The November 6, 2007 election brought a stinging defeat to Oregon's cigarette tax increase. The proposal aimed to raise the state's cigarette tax by 84.5 cents a pack to pay for health insurance for about 100,000 additional poor Oregon children who currently have no coverage. Measure 50, as the tax was called, went down by a wide 60-40% margin.
Most people don't know it, but cigarettes sold in some states are now more dangerous than ones sold in other states. Deaths and damage from cigarette-caused fires have motivated New York, Vermont, California and other states to enact laws in recent years requiring that only fire-safe cigarettes be sold in their states.
What was Brown & Williamson's "Project Big Boy"? CMD launched the TobaccoWiki project to answer questions just like that (the answers are usually not very pretty) by enlisting citizens like you to mine the millions of pages of previously-secret, internal tobacco industry documents now posted on the Internet. Spending even a few minutes to find an interesting nugget of information about what this project involved would be helpful, so why not give it a spin?
Cigarette maker Altria/Philip Morris (PM) recently announced that it is moving its New York headquarters to Richmond, Virginia, and that it will end its corporate sponsorship of the arts in New York. Predictably, New York arts organizations are crying over the loss of cigarette dollars. These organizations sadly believe that their acceptance of PM dollars has been benign. In truth, these organizations have helped PM advance its credibility and legitimacy with policymakers, and have done tremendous harm to the country.
What is "acetoin," and what is it doing in cigarettes? Tobacco companies inform the U.S. Department of Health and Human Services (but not the public) about the 599 potential additives they can put in cigarettes. We've got that list, but we don't have any explanations about what these chemicals are. Acetoin is on the list, but we don't know what it is, or why they put it in cigarettes.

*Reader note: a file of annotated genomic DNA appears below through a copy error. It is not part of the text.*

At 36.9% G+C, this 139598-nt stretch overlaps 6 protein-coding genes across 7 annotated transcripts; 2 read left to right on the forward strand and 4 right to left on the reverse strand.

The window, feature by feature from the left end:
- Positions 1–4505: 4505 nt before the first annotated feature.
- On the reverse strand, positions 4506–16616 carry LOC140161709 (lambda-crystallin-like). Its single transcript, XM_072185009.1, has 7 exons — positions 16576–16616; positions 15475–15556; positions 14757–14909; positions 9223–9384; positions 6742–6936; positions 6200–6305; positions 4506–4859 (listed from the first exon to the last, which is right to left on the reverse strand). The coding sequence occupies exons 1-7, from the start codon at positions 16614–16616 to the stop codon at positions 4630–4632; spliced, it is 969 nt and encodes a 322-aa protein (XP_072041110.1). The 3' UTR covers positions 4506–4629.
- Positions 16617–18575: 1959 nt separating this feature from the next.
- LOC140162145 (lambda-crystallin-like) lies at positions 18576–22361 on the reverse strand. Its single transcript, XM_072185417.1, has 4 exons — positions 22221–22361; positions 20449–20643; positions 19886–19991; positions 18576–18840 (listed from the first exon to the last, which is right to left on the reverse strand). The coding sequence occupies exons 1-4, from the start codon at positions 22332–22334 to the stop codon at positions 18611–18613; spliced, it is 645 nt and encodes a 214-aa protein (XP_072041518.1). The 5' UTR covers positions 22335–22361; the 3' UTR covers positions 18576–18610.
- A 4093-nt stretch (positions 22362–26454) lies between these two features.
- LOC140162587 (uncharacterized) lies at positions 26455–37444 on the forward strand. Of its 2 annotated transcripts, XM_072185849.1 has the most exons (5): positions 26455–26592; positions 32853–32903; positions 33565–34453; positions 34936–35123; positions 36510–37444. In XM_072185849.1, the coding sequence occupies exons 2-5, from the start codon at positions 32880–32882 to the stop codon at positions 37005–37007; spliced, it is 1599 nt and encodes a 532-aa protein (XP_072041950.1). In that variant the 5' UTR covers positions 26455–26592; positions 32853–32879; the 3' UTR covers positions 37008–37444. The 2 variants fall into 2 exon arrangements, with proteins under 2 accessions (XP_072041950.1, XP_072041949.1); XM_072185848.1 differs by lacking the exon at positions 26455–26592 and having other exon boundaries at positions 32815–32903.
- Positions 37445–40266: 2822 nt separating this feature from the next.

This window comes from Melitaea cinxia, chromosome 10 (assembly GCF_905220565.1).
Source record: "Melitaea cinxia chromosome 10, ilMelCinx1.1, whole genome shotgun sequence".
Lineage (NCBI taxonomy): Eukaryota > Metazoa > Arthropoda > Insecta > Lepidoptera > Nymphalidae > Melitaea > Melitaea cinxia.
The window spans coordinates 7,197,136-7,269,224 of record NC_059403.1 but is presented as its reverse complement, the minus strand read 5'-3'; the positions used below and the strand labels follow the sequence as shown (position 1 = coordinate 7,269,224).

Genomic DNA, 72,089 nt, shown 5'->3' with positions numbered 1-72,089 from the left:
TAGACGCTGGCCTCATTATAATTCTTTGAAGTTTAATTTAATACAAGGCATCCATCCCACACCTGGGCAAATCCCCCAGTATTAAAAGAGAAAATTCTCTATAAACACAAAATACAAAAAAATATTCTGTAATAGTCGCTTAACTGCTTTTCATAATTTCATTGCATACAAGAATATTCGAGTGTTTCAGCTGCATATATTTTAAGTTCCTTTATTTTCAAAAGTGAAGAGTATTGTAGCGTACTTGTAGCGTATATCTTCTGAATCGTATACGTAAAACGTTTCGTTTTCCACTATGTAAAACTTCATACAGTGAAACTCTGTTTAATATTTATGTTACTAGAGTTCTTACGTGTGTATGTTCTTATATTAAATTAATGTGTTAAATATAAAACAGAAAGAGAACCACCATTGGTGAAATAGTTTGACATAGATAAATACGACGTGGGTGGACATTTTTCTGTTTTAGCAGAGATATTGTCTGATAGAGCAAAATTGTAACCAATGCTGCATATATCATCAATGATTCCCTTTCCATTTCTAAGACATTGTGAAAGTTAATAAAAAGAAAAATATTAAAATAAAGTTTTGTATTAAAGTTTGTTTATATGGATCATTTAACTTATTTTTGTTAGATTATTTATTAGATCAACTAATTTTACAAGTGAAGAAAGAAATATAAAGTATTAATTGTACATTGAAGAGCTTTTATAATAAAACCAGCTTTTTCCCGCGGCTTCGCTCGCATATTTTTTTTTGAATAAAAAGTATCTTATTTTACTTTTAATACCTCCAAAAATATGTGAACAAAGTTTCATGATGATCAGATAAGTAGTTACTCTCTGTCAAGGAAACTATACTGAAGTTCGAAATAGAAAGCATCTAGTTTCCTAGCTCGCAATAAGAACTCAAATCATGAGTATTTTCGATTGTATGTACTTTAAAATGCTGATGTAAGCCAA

Some PR executives take citizens for complete idiots.
Almost three weeks ago a local branch of the American Federation of State, County and Municipal Employees union (AFSCME) called on the University of California to dump the giant PR firm Hill & Knowlton (H&K). In a letter to the university, AFSCME and other groups pointed to H&K's work for the tobacco industry, its attack on research pointing to the impact of exposure to lead on children, and its work for "some of the worst human rights abusing states in the world." In a statement emailed to the trade publication PR Week, H&K's Executive Vice-President and Chief Operating Officer Mark Thorne claimed that the union's criticism "is directed to work done more than 50 years ago. While we disagree that H&K ever was engaged in any improper conduct, our current firm policy is that we will not provide services in any way related to tobacco, anywhere in the world."
It may seem incongruous to the average person why Philip Morris (PM) would back legislation to restrict its business, yet that is what PM seems to be is doing by supporting S. 625, the "Family Smoking Prevention and Tobacco Control Act," the bill that would give the U.S. Food and Drug Administration (FDA) authority over tobacco products. After all, PM has a corporate mandate to increase profits for its shareholders, so PM would not support this legislation if it wasn't going to benefit its bottom line, and it is practically an axiom in public health that whatever benefits PM's bottom line is going to be bad for public health. That's what makes this bill especially troubling to people who study tobacco industry documents; it is clear that PM had a hand in crafting it. That alone sounds like a lot, but PM's efforts to enact it are clearly delivering the company a hefty side-benefit of causing dissent within the tobacco control community over its passage.